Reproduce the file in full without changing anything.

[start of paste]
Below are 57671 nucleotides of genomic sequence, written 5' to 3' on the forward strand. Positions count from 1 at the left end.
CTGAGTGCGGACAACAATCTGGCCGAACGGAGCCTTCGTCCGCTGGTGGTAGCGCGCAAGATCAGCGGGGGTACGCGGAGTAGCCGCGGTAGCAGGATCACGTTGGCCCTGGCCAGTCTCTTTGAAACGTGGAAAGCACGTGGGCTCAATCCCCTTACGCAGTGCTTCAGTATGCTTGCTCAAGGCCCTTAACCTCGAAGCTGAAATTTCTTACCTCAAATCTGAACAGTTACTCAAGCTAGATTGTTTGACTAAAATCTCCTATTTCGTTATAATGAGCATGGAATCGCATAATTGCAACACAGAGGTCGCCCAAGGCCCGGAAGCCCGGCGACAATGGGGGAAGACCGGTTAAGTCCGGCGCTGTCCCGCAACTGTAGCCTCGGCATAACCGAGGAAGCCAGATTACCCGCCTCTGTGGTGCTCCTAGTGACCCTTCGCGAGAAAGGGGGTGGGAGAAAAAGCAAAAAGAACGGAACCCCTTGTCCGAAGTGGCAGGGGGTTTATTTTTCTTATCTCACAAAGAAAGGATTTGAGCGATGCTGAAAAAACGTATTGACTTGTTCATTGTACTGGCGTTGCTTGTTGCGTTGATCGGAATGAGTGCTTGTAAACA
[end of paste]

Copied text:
Below are 57671 nucleotides of genomic sequence, written 5' to 3' on the forward strand. Positions count from 1 at the left end.
CTGAGTGCGGACAACAATCTGGCCGAACGGAGCCTTCGTCCGCTGGTGGTAGCGCGCAAGATCAGCGGGGGTACGCGGAGTAGCCGCGGTAGCAGGATCACGTTGGCCCTGGCCAGTCTCTTTGAAACGTGGAAAGCACGTGGGCTCAATCCCCTTACGCAGTGCTTCAGTATGCTTGCTCAAGGCCCTTAACCTCGAAGCTGAAATTTCTTACCTCAAATCTGAACAGTTACTCAAGCTAGATTGTTTGACTAAAATCTCCTATTTCGTTATAATGAGCATGGAATCGCATAATTGCAACACAGAGGTCGCCCAAGGCCCGGAAGCCCGGCGACAATGGGGGAAGACCGGTTAAGTCCGGCGCTGTCCCGCAACTGTAGCCTCGGCATAACCGAGGAAGCCAGATTACCCGCCTCTGTGGTGCTCCTAGTGACCCTTCGCGAGAAAGGGGGTGGGAGAAAAAGCAAAAAGAACGGAACCCCTTGTCCGAAGTGGCAGGGGGTTTATTTTTCTTATCTCACAAAGAAAGGATTTGAGCGATGCTGAAAAAACGTATTGACTTGTTCATTGTACTGGCGTTGCTTGTTGCGTTGATCGGAATGAGTGCTTGTAAACA